Cultivating Slow Living
Slow Living. The concept is not new. It began in Italy in the 1980s in response to the “invasion” of fast food and the desire by a movement to keep the traditions of regional cuisine intact. There is more to it, but this attention to slowing down the pace of life sparked mini-movements dubbed slow food, slow fashion, slow travel, slow gardening, and the like. For me at first, the whole concept of slowing down has seemed more like giving in and succumbing to limitations of time and energy. My life to date has been one giant ramping up in an attempt to do more, move faster, sleep less, and accomplish at higher altitudes.
In a world that seems to be gathering speed, I’ve come to the realization that I’m now more interested in quality than quantity. And quality demands balance and the right pacing. The appeal of slow living has been germinating for me over the past couple of years. Perhaps this is because of a forced slow down due to the pandemic. Or perhaps this is because of my greater connection with seven practices in a balanced life, a focus in my Montessori teaching, a focus here on the farm with our students and campers.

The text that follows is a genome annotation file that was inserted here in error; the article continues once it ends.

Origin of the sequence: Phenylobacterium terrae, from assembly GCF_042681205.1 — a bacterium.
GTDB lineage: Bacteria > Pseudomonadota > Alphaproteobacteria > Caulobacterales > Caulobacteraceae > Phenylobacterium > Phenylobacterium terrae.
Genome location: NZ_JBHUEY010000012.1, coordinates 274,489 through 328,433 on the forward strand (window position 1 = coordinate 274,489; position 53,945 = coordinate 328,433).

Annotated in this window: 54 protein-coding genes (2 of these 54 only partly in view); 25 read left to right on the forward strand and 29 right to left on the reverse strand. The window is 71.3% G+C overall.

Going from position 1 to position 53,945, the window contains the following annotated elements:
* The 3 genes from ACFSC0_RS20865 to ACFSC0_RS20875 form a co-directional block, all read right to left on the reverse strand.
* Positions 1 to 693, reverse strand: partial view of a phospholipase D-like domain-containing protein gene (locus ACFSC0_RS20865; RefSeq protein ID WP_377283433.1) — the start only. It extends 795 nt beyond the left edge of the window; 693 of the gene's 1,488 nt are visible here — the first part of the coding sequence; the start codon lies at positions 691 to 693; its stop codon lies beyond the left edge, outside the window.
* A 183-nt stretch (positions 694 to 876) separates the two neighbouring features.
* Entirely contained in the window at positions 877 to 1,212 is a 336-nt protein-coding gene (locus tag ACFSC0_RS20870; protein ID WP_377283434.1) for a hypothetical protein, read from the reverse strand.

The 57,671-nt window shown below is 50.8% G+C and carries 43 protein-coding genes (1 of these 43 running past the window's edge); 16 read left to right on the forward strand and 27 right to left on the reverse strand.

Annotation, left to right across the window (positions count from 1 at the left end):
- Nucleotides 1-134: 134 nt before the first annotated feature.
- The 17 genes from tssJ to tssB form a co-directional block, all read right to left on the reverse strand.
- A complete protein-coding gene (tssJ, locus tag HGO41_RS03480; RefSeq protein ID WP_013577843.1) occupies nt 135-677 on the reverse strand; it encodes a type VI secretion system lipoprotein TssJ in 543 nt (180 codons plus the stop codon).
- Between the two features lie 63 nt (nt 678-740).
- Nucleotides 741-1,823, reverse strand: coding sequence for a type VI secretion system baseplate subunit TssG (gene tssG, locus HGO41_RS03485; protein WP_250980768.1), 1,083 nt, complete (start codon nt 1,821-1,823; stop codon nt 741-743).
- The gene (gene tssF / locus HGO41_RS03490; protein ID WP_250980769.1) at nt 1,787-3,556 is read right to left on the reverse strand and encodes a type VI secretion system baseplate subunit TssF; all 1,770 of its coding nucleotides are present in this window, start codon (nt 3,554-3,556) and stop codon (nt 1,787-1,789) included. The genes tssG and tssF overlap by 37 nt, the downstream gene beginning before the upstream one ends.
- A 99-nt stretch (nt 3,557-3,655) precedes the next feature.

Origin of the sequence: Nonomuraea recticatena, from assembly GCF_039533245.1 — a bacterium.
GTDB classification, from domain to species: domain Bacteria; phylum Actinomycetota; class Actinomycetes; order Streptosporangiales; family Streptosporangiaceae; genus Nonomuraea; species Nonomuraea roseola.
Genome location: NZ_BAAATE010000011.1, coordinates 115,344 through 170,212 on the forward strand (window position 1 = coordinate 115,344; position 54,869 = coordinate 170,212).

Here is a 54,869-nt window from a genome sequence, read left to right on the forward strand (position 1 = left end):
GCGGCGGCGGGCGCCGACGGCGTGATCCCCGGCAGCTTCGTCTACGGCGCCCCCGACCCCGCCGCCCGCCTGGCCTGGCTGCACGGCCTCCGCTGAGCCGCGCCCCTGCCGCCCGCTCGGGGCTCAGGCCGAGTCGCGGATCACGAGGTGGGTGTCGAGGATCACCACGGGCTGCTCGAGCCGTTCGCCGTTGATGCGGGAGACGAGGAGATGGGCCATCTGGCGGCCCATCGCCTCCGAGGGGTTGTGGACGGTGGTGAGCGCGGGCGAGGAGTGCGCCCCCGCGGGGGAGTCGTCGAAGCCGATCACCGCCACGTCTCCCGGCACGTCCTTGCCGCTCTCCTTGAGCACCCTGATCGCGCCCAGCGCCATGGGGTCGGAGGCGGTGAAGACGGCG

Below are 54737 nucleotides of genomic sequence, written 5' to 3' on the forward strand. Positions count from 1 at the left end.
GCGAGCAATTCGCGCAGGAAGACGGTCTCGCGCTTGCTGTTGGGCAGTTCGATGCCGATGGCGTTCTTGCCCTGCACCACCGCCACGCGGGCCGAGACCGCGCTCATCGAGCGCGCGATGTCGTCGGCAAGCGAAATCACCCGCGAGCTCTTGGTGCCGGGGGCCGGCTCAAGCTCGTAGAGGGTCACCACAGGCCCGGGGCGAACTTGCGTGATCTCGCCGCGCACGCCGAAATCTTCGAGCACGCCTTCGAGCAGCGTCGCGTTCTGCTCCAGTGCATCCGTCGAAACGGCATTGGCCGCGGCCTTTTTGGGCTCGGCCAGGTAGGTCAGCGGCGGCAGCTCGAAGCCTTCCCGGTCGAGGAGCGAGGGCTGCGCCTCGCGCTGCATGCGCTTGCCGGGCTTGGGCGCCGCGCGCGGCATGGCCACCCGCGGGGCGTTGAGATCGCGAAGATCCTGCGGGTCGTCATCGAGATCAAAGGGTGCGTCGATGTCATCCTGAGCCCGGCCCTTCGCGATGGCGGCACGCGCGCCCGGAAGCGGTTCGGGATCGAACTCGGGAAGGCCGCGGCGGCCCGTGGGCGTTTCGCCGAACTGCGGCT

Those seven gateways are:
In order to practice these to any level of effectiveness, I’ve found I have been forced to embrace slower living. And this is hard work for me. I like complexity, and flurry, and over-committing. I hold my breath rather than breathe when I ponder and default to diving in rather than pausing. My husband has observed over the years that “no” is not in my dictionary. I’m learning.
So, the concept of Slow Living is now more of a journey than a practice, but perhaps that will change as I get better at it. In the end, my goal is to join a movement where people first decide then demonstrate a more balanced, meaningful life, appreciating or changing their present environment, cherishing real relationships, recognizing the abundance of nature, seeing good and peace in themselves and finding a way to bring it out in others.